Showme command does not display objects properly

I thought the showme command would be a good way to display the contents of objects at run time but I ran into a couple of problems.

Code for first problem:

Lab is a room.

A gizmo is an object.

A gizmo has text called a name.

The name of the gizmo is "the thingie".

Results:

>showme gizmo
gizmo - thing
location: out of play
unlit, inedible, portable; singular-named, improper-named
description: none
initial appearance: none
printed name: "gizmo"
printed plural name: none
indefinite article: none
list grouping key: none
name: "the thingie"

The showme command appears to be printing the information about an object like it is a thing.

Code for second problem:

Lab is a room.

A widget is a kind of object.

A gizmo is a widget.

A gizmo has text called a name.

The name of the gizmo is "the thingie".

Results:

>showme gizmo
There seems to be no such object anywhere in the model world.

So, it appears that the showme command is not as useful as I thought it would be to show me the contents of an object at runtime. Which is okay. I can write my own testing command to do this.

My first question is: is this a bug?

I also searched the posts and found information in the showme vs showobj post:

Which leads to a more important question: If it is a bug, is it worth reporting? There doesn’t appear to be a way to fix it.

well, the post in showme vs. showobj is now obsolete, with r10, Inform 7 is now open source…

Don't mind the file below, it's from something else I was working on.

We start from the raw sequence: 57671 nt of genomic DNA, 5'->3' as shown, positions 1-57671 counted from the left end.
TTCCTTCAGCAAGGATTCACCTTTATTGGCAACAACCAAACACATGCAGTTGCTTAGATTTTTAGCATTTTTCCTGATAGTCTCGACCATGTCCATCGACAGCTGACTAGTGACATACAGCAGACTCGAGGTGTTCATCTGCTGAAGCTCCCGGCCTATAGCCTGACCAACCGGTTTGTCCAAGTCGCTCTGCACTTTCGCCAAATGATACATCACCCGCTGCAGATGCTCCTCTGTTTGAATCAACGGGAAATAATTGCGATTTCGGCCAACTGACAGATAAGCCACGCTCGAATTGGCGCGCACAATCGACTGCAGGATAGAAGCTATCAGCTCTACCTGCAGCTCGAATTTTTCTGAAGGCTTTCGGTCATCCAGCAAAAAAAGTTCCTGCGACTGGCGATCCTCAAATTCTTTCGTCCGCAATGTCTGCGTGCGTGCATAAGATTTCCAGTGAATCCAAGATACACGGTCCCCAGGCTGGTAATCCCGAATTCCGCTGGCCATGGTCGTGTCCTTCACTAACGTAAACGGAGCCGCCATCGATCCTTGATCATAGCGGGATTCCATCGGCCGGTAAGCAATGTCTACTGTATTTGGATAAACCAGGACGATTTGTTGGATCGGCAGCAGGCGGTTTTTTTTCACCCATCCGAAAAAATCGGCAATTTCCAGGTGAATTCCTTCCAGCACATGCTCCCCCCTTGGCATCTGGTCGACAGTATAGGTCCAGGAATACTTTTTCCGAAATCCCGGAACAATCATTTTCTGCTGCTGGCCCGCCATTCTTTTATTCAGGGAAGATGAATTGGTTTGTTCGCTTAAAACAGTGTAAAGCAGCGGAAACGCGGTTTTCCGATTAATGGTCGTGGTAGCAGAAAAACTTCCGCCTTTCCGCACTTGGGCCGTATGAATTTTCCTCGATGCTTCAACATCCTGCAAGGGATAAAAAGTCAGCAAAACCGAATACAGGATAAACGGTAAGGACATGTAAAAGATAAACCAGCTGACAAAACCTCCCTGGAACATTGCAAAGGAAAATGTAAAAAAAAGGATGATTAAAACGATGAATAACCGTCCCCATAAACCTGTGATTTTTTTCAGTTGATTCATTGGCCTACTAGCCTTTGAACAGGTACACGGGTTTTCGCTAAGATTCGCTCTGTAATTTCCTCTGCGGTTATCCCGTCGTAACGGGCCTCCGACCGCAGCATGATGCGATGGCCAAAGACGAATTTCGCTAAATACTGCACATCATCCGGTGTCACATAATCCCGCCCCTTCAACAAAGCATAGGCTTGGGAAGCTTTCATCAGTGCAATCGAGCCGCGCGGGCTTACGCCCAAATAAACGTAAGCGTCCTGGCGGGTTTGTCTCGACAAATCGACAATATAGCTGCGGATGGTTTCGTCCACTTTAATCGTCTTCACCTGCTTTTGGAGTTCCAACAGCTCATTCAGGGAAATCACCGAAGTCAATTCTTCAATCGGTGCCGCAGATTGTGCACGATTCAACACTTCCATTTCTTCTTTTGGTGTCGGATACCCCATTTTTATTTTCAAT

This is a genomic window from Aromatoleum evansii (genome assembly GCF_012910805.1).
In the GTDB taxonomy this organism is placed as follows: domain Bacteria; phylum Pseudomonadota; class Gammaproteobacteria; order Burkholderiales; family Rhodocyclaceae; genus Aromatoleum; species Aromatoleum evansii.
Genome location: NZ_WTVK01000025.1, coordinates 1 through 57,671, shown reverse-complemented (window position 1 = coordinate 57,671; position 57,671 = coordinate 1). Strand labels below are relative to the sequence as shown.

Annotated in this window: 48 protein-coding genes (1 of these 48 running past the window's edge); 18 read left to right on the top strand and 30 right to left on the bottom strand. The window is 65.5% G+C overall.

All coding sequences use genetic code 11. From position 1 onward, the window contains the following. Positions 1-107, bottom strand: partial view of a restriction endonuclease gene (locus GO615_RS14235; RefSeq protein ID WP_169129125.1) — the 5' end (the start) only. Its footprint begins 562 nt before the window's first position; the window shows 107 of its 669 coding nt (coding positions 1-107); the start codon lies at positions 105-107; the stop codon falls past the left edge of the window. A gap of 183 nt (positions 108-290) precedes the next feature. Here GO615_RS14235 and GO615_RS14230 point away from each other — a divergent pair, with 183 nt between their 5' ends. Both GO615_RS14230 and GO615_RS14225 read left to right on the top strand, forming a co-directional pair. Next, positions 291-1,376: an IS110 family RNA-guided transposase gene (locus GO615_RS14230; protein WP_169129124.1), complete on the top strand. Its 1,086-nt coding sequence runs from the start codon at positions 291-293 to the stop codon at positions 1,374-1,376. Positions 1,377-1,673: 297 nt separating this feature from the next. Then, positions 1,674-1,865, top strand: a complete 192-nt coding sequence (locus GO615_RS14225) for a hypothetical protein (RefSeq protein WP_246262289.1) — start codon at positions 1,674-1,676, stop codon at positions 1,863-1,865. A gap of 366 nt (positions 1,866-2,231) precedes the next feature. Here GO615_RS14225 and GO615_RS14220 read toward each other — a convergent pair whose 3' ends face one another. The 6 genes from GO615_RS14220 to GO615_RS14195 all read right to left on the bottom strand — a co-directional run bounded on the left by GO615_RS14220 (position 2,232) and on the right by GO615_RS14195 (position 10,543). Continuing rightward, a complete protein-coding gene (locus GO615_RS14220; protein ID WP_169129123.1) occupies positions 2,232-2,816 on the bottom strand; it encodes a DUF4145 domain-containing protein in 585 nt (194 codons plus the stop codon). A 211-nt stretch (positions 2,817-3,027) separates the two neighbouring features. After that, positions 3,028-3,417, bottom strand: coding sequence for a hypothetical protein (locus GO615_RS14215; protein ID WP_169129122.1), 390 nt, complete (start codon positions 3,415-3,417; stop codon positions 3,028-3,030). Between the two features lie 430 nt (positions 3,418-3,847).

on the specific issues, I feel that indeed is perhaps a bug, esp. the second one.

OTOH, tried showme/showobj under inform r10 ?

Best regards from Italy,
dott. Piergiorgio.

I admit I was a bit freaked out by your demo code where you made an object called a gizmo. Because a gizmo definitely sounds like something that’s going to be in the gameworld. i.e. a thing. Objects are the parent kind of things and rooms, and I don’t know how much use there is in creating them for new abstract purposes. But my judgment is irrelevant.

The upshot is, as you found out, what SHOWME does is hardcoded.

Hopefully, you could code your own test command that would show you the thing you want to see?

Re: second problem, I think this stems from you creating a kind of object. Again objects are kind of weird as a thing to be directly addressed. You can make the gizmo accessible to your typing by adding 'Understand “gizmo” as gizmo", which suggests there is some irregularity (maybe intentional) in adding a grammar token to it. Why there wasn’t in the first example, I’m not sure, but again, if you haven’t assigned the gizmo to be a room or a thing yet, I don’t know if Inform is also left in the dark at this point, or is just pining to make an assumption.

An example: back in example one, if you add ‘gizmo is north of lab’, then Inform makes it a room.

In summary, I think you can probably make a test command to do what you want, but I’d also want to make sure it’s worth trying to work at this high level of just The Object in the first place.

-Wade

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SHOWME isn’t lying. gizmo is a thing. I7 doesn’t let you make instances of objects, per se. Saying gizmo is an object is an invitation to the compiler to infer what subkind of object that gizmo is. If there’s not a compelling indication otherwise, it ends up a thing (but it could even end up a room depending on the subsequent assertions).

You can say abstraction is a kind of object and gizmo is an abstraction, and then gizmo won’t be a thing.

This is also true for the other kinds. You can say:

foo is a vehicle.
foo is a container.
foo is a thing.
foo is an object.